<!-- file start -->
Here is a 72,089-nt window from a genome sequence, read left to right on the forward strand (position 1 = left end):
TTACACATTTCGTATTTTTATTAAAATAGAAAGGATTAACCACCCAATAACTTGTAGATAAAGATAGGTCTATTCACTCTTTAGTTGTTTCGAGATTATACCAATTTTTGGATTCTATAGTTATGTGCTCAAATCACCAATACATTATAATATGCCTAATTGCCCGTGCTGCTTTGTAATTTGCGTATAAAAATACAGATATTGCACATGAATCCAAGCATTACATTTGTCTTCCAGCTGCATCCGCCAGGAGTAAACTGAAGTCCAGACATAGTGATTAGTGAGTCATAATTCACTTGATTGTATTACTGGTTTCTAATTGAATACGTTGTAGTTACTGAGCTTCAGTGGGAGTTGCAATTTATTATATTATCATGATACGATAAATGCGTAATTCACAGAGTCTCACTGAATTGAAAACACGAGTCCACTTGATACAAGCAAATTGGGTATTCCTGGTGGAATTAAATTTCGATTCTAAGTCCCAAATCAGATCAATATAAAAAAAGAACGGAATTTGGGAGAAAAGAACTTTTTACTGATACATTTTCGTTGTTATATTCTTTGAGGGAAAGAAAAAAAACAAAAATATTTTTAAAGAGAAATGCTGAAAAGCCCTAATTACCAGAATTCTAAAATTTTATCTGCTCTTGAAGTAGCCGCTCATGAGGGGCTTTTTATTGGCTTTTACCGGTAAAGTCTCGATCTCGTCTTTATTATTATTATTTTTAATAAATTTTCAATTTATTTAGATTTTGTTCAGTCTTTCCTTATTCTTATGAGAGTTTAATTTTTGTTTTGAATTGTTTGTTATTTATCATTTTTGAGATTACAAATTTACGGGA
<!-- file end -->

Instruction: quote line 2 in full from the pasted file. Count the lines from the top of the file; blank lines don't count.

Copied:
TTACACATTTCGTATTTTTATTAAAATAGAAAGGATTAACCACCCAATAACTTGTAGATAAAGATAGGTCTATTCACTCTTTAGTTGTTTCGAGATTATACCAATTTTTGGATTCTATAGTTATGTGCTCAAATCACCAATACATTATAATATGCCTAATTGCCCGTGCTGCTTTGTAATTTGCGTATAAAAATACAGATATTGCACATGAATCCAAGCATTACATTTGTCTTCCAGCTGCATCCGCCAGGAGTAAACTGAAGTCCAGACATAGTGATTAGTGAGTCATAATTCACTTGATTGTATTACTGGTTTCTAATTGAATACGTTGTAGTTACTGAGCTTCAGTGGGAGTTGCAATTTATTATATTATCATGATACGATAAATGCGTAATTCACAGAGTCTCACTGAATTGAAAACACGAGTCCACTTGATACAAGCAAATTGGGTATTCCTGGTGGAATTAAATTTCGATTCTAAGTCCCAAATCAGATCAATATAAAAAAAGAACGGAATTTGGGAGAAAAGAACTTTTTACTGATACATTTTCGTTGTTATATTCTTTGAGGGAAAGAAAAAAAACAAAAATATTTTTAAAGAGAAATGCTGAAAAGCCCTAATTACCAGAATTCTAAAATTTTATCTGCTCTTGAAGTAGCCGCTCATGAGGGGCTTTTTATTGGCTTTTACCGGTAAAGTCTCGATCTCGTCTTTATTATTATTATTTTTAATAAATTTTCAATTTATTTAGATTTTGTTCAGTCTTTCCTTATTCTTATGAGAGTTTAATTTTTGTTTTGAATTGTTTGTTATTTATCATTTTTGAGATTACAAATTTACGGGA